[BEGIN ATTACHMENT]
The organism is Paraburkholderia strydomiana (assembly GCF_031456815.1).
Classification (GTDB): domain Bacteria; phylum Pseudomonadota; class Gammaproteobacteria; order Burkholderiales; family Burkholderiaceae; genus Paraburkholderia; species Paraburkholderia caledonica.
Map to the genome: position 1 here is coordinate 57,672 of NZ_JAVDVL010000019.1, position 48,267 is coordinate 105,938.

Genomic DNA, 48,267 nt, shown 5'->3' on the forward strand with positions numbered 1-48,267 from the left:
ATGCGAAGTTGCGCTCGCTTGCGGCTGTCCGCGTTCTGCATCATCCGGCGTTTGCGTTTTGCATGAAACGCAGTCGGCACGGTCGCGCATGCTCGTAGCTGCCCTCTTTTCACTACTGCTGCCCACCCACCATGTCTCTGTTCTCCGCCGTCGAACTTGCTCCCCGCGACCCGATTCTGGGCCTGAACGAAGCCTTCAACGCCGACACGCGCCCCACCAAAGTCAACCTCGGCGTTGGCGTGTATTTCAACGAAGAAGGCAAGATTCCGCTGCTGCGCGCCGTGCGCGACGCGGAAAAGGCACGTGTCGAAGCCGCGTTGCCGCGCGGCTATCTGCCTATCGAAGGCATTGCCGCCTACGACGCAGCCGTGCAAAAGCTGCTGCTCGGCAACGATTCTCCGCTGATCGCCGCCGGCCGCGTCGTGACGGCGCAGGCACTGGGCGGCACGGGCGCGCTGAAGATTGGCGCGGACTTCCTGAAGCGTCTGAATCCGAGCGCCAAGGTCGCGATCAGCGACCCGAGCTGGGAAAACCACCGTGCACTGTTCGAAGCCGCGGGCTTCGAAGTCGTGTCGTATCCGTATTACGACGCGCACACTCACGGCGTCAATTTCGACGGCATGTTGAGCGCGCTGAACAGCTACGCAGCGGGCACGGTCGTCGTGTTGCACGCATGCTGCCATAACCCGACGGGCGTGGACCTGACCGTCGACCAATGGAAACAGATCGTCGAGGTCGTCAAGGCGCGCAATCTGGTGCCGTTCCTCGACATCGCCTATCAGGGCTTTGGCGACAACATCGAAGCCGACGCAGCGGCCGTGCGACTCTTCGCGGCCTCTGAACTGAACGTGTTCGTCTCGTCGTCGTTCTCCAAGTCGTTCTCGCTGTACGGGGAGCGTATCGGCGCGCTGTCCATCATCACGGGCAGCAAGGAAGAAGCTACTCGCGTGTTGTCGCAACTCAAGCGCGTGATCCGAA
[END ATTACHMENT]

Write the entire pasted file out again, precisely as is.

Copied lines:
The organism is Paraburkholderia strydomiana (assembly GCF_031456815.1).
Classification (GTDB): domain Bacteria; phylum Pseudomonadota; class Gammaproteobacteria; order Burkholderiales; family Burkholderiaceae; genus Paraburkholderia; species Paraburkholderia caledonica.
Map to the genome: position 1 here is coordinate 57,672 of NZ_JAVDVL010000019.1, position 48,267 is coordinate 105,938.

Genomic DNA, 48,267 nt, shown 5'->3' on the forward strand with positions numbered 1-48,267 from the left:
ATGCGAAGTTGCGCTCGCTTGCGGCTGTCCGCGTTCTGCATCATCCGGCGTTTGCGTTTTGCATGAAACGCAGTCGGCACGGTCGCGCATGCTCGTAGCTGCCCTCTTTTCACTACTGCTGCCCACCCACCATGTCTCTGTTCTCCGCCGTCGAACTTGCTCCCCGCGACCCGATTCTGGGCCTGAACGAAGCCTTCAACGCCGACACGCGCCCCACCAAAGTCAACCTCGGCGTTGGCGTGTATTTCAACGAAGAAGGCAAGATTCCGCTGCTGCGCGCCGTGCGCGACGCGGAAAAGGCACGTGTCGAAGCCGCGTTGCCGCGCGGCTATCTGCCTATCGAAGGCATTGCCGCCTACGACGCAGCCGTGCAAAAGCTGCTGCTCGGCAACGATTCTCCGCTGATCGCCGCCGGCCGCGTCGTGACGGCGCAGGCACTGGGCGGCACGGGCGCGCTGAAGATTGGCGCGGACTTCCTGAAGCGTCTGAATCCGAGCGCCAAGGTCGCGATCAGCGACCCGAGCTGGGAAAACCACCGTGCACTGTTCGAAGCCGCGGGCTTCGAAGTCGTGTCGTATCCGTATTACGACGCGCACACTCACGGCGTCAATTTCGACGGCATGTTGAGCGCGCTGAACAGCTACGCAGCGGGCACGGTCGTCGTGTTGCACGCATGCTGCCATAACCCGACGGGCGTGGACCTGACCGTCGACCAATGGAAACAGATCGTCGAGGTCGTCAAGGCGCGCAATCTGGTGCCGTTCCTCGACATCGCCTATCAGGGCTTTGGCGACAACATCGAAGCCGACGCAGCGGCCGTGCGACTCTTCGCGGCCTCTGAACTGAACGTGTTCGTCTCGTCGTCGTTCTCCAAGTCGTTCTCGCTGTACGGGGAGCGTATCGGCGCGCTGTCCATCATCACGGGCAGCAAGGAAGAAGCTACTCGCGTGTTGTCGCAACTCAAGCGCGTGATCCGAA